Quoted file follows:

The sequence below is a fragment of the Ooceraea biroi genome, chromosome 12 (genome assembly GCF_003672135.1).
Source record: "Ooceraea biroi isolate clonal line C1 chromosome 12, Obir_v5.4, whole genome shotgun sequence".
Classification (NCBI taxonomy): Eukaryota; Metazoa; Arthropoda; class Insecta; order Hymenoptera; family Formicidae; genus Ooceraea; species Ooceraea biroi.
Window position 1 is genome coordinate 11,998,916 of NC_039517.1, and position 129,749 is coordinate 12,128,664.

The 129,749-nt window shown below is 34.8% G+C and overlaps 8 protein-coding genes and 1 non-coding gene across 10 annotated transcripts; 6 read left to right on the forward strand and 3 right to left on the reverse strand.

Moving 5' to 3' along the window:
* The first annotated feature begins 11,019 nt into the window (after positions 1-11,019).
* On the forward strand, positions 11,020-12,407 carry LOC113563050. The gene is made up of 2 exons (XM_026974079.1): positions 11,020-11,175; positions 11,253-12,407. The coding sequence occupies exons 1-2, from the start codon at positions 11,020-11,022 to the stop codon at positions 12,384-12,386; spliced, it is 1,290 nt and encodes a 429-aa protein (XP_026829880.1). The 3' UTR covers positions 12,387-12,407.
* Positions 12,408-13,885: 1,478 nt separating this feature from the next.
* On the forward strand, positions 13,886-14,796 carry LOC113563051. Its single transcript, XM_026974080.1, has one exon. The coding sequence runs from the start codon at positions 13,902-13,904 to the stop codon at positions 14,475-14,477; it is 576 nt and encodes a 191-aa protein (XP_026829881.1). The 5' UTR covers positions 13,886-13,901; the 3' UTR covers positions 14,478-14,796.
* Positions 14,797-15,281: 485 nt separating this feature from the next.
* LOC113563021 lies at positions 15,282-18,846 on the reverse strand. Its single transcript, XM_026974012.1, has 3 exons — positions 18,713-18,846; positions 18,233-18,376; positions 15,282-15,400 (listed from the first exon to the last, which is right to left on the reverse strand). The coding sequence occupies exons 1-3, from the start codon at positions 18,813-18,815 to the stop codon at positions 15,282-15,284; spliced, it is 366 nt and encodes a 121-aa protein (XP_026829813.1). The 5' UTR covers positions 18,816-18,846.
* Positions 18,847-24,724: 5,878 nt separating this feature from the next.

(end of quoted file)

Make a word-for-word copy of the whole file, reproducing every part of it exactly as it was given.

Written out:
The sequence below is a fragment of the Ooceraea biroi genome, chromosome 12 (genome assembly GCF_003672135.1).
Source record: "Ooceraea biroi isolate clonal line C1 chromosome 12, Obir_v5.4, whole genome shotgun sequence".
Classification (NCBI taxonomy): Eukaryota; Metazoa; Arthropoda; class Insecta; order Hymenoptera; family Formicidae; genus Ooceraea; species Ooceraea biroi.
Window position 1 is genome coordinate 11,998,916 of NC_039517.1, and position 129,749 is coordinate 12,128,664.

The 129,749-nt window shown below is 34.8% G+C and overlaps 8 protein-coding genes and 1 non-coding gene across 10 annotated transcripts; 6 read left to right on the forward strand and 3 right to left on the reverse strand.

Moving 5' to 3' along the window:
* The first annotated feature begins 11,019 nt into the window (after positions 1-11,019).
* On the forward strand, positions 11,020-12,407 carry LOC113563050. The gene is made up of 2 exons (XM_026974079.1): positions 11,020-11,175; positions 11,253-12,407. The coding sequence occupies exons 1-2, from the start codon at positions 11,020-11,022 to the stop codon at positions 12,384-12,386; spliced, it is 1,290 nt and encodes a 429-aa protein (XP_026829880.1). The 3' UTR covers positions 12,387-12,407.
* Positions 12,408-13,885: 1,478 nt separating this feature from the next.
* On the forward strand, positions 13,886-14,796 carry LOC113563051. Its single transcript, XM_026974080.1, has one exon. The coding sequence runs from the start codon at positions 13,902-13,904 to the stop codon at positions 14,475-14,477; it is 576 nt and encodes a 191-aa protein (XP_026829881.1). The 5' UTR covers positions 13,886-13,901; the 3' UTR covers positions 14,478-14,796.
* Positions 14,797-15,281: 485 nt separating this feature from the next.
* LOC113563021 lies at positions 15,282-18,846 on the reverse strand. Its single transcript, XM_026974012.1, has 3 exons — positions 18,713-18,846; positions 18,233-18,376; positions 15,282-15,400 (listed from the first exon to the last, which is right to left on the reverse strand). The coding sequence occupies exons 1-3, from the start codon at positions 18,813-18,815 to the stop codon at positions 15,282-15,284; spliced, it is 366 nt and encodes a 121-aa protein (XP_026829813.1). The 5' UTR covers positions 18,816-18,846.
* Positions 18,847-24,724: 5,878 nt separating this feature from the next.